What's in the way is the way - Mary O'Malley
Here are a series of forms, questionnaires and handouts that I use regularly in my work. The problem solving diagram is a recurring theme - both at the start of therapy and as a sheet to return to when reviewing and considering additional therapeutic options. Other sheets are classic variants on the tools used by many cognitive behavioural therapists - with occasional alternatives and additions, that I've come up with over the years, thrown in as well.
Problem solving diagrams - here are half a dozen Powerpoint slides providing different options for the Problem solving diagram I use with nearly all clients who come to see me. My typical routine at a first session is to gather information. If the case is relatively straightforward, towards the end of this first session (when I've gathered most of the information I need) I will give them some initial screening and assessment questionnaires to fill in. While they are doing this, I transfer information that I have been jotting down as they told me their story, onto a problem solving diagram. I usually use the diagram making up the fifth of the six slides you can download here, but sometimes (with anxiety problems) I will use the sixth slide diagram. Slides one to four are simpler versions of the same approach. If I'm pushed for time, I may only fill in the top two thirds of the problem solving diagram at this stage - detailing "problems & wellbeing" and their "evolving wishes & worst symptoms". If I get the chance though, I will also brainstorm the best supported therapeutic options that they have. With more complex cases, all this may have to wait until the second session. I then show them the diagram, make changes if they have further comments, and then photocopy it for them to take away and revise/add to if they want before our next session. Typically - although I am simply organizing and feeding back the information they have given me - clients usually seem very grateful for this "making sense of" their symptoms and "giving hope" that there are options that can help them.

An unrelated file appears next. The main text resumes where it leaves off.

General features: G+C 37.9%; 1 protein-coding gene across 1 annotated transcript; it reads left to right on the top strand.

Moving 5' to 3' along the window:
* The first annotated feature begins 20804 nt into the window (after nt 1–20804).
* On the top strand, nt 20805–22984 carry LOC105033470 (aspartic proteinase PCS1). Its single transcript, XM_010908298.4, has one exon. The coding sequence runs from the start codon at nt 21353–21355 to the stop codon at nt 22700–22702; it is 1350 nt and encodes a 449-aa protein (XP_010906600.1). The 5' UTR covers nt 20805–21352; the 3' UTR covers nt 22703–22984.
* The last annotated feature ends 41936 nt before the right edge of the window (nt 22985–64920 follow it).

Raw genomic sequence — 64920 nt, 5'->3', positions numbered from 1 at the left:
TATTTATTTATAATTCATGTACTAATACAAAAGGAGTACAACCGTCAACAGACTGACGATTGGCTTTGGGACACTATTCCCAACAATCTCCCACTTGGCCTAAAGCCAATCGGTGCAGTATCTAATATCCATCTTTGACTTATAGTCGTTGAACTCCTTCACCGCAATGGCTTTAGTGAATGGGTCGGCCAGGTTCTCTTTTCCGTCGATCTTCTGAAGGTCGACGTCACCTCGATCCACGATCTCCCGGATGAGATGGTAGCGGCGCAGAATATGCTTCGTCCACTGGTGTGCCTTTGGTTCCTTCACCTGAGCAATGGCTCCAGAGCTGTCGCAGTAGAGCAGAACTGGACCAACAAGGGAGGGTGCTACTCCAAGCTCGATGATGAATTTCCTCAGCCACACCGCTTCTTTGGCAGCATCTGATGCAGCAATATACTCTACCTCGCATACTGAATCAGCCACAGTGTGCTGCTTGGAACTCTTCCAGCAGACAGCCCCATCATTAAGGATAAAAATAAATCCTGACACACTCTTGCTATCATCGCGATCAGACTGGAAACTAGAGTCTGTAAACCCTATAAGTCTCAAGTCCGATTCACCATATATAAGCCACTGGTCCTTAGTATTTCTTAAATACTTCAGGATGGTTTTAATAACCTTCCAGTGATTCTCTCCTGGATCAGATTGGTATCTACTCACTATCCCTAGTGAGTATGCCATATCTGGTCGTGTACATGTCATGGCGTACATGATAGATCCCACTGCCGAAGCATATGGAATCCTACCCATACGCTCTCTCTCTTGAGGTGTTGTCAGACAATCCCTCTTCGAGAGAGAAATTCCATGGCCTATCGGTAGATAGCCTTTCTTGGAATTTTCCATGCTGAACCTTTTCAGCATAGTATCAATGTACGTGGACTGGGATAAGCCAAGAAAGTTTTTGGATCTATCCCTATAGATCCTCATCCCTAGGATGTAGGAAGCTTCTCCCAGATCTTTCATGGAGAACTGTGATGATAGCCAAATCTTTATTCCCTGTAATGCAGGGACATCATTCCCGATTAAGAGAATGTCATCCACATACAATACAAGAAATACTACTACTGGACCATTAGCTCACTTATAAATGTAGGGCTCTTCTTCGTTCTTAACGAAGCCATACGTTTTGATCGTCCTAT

Rumination assessment - a simple four question way of assessing initial severity and monitoring progress in reducing rumination.
Rumination, from TRAP to TRAC - classic behavioural activation model of the shift from ruminative Trigger-Response-Avoidance-Pattern TRAP to getting back onto the problem solving Trigger-Response-Alternative-Coping TRAC. This handout also contains plenty of research back-up for the notion that rumination is largely bad news.
Checklist of potential problem areas - this is a list of a dozen potential problem areas that it can be helpful to show clients to jog their memories for any important issues that they have failed to mention in the initial interview.
Hassles scale - this is the classic 117 items hassles assessment scale. More minor hassles of everyday living can be as important as major problems in wearing people down.
Psychological & physical difficulties are so common that they're normal - the facts & figures on this sheet are now somewhat dated. The intention however is clear - to try to reduce a sense of stigma/shame about having difficulties by highlighting how common it is to sometimes struggle with psychological and physical symptoms.